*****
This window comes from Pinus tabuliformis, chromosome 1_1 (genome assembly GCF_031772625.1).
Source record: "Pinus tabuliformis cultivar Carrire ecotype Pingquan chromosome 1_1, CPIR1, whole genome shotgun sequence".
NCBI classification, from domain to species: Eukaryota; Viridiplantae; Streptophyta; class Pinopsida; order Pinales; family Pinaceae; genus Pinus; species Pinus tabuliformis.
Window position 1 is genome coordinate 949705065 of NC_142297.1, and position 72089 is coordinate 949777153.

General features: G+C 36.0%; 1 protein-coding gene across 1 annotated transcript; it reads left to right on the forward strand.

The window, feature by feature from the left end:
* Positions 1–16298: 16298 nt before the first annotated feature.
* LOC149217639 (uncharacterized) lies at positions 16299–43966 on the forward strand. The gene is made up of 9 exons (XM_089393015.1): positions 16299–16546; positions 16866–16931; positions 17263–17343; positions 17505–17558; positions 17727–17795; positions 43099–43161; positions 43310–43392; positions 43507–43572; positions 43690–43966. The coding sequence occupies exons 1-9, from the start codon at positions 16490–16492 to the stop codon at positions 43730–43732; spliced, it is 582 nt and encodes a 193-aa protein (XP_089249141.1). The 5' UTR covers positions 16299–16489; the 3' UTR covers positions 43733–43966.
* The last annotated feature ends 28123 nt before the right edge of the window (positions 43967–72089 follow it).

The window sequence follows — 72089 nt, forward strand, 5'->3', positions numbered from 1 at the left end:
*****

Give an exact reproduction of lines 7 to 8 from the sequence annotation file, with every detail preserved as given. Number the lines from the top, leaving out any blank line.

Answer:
* Positions 1–16298: 16298 nt before the first annotated feature.
* LOC149217639 (uncharacterized) lies at positions 16299–43966 on the forward strand. The gene is made up of 9 exons (XM_089393015.1): positions 16299–16546; positions 16866–16931; positions 17263–17343; positions 17505–17558; positions 17727–17795; positions 43099–43161; positions 43310–43392; positions 43507–43572; positions 43690–43966. The coding sequence occupies exons 1-9, from the start codon at positions 16490–16492 to the stop codon at positions 43730–43732; spliced, it is 582 nt and encodes a 193-aa protein (XP_089249141.1). The 5' UTR covers positions 16299–16489; the 3' UTR covers positions 43733–43966.